Support for the Trees: Glen Park Association Meeting Oct 2012

We’d like to thank Michael Rice and Sally Ross of the Glen Park Association for holding an open and well-run meeting last night, 18 Oct 2012.

A number of topics were discussed, but the most important from our point of view was the Glen Canyon Rec Center project (the current phase involving tennis courts, a playground, and a rest-room – and the felling of 58 trees). District 8 Supervisor Scott Wiener was present, as were about 30-35 people.

Supervisor Scott Wiener spoke about various things, and then about what concerned us:

1) He said there had been an appeal on the renovation which targeted the building permit which has nothing to do with the peripheral trees, so now the project would be delayed

2) He wanted to make sure everyone received his posting about the “misinformation” sent out by SF Forest, that SFForest had given the impression 300 trees would be felled when it was just 58. He also said that it shouldn’t be considered part of the Natural Areas Program, where the Draft Environmental Impact Report has yet to be certified. He then opened for questions.

THEMES THAT EMERGED

During a vigorous Q&A session, it became clear that the community had serious questions both about the project and the process. Some of the themes that emerged:

  • Support for the Appeal.  Though the appeal was filed by one person, she had a lot of support, and SF RPD should revisit the project.
  • Protect the Trees.  Glen Canyon Park’s famous “owl tree” (in which a Great Horned Owl has regularly nested) has 11 “sister” trees that had been planted during Grover Cleveland’s presidency and were over 100 years old. A number of these would be cut down in the SF Rec & Park’s Plan. (They’re the ones stippled in orange in the picture above.)  By tweaking the footprint of the plan a little bit, those majestic and historic trees could be saved.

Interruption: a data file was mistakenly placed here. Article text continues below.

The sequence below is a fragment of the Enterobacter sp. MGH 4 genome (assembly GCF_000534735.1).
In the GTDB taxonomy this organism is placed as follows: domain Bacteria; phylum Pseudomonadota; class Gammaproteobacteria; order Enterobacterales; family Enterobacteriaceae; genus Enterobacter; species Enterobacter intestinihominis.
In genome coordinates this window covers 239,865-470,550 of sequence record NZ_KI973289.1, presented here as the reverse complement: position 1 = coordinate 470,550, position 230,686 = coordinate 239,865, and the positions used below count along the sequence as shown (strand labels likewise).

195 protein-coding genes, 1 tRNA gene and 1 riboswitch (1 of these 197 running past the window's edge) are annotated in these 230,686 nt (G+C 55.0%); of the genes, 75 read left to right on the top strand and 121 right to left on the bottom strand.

• Flawed Community Process.  The entire community process was flawed: the design and new footprint were not agreed upon by the public. Rather, the public was presented with this plan and not allowed to comment, however much they tried.  The organizers presented 4 plans in the beginning and THEY chose one of those plans at the end. There was no vote. RPD just kept telling us that “they had received many emails”. Input was limited to kindergarten red and yellow stickers to put on maps. The group was divided up between tables and no discussion and conversation allowed.

The tennis community, for instance,  did not want the  tennis courts moved to where the trees are (which will require killing a number of majestic eucalyptus). They wanted the orientation changed from East-West to North-South. The courts should not be near the street.

  • No “Misinformation”, it really is 300++ trees.  A supporter of SFForest  firmly denied that there was any misinformation being disseminated by SFForest, which works hard to provide information as complete and accurate as possible and bases its detailed analysis on actual documents and data. SFForest had to obtain documents under the Sunshine Act when SFRPD had not made them public.

She explained that the tree count for this project had wavered from 11 to 70 and is now 58. In addition to this there were 30 or so trees that would be removed for the Trails project, also funded by the 2008 Bond, an unknown number around 100-200 for the forestry project, and 120 for Natural Areas Program. That the 300-400 trees was what was coming down.

ANOTHER MEETING?

An audience member pointed out, as Scott could see, that many people don’t want the trees removed. He asked Michael Rice (President of the Glen Park Neighborhood Association) and Supervisor Scott Wiener for a meeting – before Dec 5th, the scheduled date for the appeal hearing – to tweak the plans so that the trees could be saved. Scott said he was willing, only if RPD could be there. There was spontaneous applause. Everyone said yes, they wanted to talk with SF RPD.

While SFForest did not file the appeal that will delay the Glen Canyon project, we appreciate the extra time for real community involvement. Once the trees are felled, they are gone forever.

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